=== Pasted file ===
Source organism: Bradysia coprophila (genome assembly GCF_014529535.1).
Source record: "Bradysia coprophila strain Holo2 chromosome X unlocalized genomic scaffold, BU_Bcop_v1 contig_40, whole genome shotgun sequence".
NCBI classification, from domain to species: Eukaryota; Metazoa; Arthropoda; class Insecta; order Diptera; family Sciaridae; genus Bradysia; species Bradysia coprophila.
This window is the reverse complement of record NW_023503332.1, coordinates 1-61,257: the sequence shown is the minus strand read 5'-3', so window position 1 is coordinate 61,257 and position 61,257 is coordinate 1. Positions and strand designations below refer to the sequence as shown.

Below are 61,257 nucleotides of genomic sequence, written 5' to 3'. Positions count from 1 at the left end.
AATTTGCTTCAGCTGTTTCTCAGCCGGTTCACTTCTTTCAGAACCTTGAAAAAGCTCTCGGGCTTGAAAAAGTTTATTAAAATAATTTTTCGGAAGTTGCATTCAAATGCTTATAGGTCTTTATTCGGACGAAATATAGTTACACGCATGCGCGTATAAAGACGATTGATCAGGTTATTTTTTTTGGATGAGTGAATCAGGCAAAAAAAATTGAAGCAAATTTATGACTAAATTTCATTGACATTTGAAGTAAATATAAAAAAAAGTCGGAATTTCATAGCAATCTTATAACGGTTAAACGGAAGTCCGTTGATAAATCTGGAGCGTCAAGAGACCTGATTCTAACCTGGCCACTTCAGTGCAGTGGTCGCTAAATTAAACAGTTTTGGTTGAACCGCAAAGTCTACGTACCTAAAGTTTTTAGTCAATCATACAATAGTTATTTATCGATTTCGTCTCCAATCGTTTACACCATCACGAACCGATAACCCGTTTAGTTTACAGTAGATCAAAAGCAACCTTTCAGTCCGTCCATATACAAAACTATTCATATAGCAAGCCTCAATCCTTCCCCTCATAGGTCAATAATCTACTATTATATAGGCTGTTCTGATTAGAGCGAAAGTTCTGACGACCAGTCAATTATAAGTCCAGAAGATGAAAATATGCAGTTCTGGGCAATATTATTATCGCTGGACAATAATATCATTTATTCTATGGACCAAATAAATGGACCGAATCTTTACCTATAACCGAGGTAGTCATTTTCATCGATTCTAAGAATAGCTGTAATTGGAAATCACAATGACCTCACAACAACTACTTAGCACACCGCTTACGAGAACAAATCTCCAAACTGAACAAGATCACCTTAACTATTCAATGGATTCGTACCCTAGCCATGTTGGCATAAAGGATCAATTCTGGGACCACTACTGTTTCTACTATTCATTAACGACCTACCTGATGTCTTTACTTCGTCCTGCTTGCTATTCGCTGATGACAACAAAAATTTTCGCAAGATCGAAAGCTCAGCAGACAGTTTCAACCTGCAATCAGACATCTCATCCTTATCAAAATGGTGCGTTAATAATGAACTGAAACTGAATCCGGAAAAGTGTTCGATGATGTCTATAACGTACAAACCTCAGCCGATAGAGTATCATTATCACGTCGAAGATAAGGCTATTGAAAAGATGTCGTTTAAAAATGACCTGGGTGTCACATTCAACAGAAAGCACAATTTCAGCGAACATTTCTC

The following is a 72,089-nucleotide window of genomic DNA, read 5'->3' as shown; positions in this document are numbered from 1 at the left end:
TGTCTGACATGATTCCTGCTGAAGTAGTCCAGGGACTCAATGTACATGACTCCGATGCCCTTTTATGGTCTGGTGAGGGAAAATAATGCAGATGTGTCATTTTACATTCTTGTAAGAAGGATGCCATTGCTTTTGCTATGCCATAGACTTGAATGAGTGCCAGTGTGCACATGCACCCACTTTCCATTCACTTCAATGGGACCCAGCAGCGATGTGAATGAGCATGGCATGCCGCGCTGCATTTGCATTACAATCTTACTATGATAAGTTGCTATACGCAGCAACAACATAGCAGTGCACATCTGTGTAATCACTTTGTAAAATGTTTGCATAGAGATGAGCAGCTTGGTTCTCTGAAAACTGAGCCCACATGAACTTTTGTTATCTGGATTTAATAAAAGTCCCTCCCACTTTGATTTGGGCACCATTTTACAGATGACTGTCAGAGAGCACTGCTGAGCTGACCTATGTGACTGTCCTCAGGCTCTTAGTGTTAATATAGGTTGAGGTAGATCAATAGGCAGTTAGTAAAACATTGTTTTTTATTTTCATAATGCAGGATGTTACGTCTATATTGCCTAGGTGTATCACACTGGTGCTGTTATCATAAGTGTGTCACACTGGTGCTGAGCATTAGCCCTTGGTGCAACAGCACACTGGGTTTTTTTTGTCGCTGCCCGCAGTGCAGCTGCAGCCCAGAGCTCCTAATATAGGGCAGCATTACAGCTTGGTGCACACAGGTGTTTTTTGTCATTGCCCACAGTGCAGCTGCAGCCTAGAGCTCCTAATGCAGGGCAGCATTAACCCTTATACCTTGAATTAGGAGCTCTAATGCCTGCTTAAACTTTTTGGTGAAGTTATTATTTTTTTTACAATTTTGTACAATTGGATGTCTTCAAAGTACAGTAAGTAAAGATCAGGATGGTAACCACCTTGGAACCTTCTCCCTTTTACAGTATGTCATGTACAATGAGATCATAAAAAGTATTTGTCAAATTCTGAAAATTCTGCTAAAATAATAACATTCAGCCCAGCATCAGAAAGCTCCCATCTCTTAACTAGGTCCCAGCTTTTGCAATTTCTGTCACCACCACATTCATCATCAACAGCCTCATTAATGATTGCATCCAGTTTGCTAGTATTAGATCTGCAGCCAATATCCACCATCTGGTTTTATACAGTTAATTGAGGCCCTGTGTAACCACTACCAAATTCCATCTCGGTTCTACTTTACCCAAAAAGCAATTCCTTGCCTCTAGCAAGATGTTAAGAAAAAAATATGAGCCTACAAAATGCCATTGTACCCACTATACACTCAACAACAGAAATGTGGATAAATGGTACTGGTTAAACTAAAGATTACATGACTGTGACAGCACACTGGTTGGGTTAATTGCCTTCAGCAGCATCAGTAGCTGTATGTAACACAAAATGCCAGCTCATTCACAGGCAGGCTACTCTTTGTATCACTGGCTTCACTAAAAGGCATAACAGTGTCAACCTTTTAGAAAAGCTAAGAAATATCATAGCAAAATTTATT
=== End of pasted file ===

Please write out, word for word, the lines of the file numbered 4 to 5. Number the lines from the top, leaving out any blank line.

This window is the reverse complement of record NW_023503332.1, coordinates 1-61,257: the sequence shown is the minus strand read 5'-3', so window position 1 is coordinate 61,257 and position 61,257 is coordinate 1. Positions and strand designations below refer to the sequence as shown.

Below are 61,257 nucleotides of genomic sequence, written 5' to 3'. Positions count from 1 at the left end.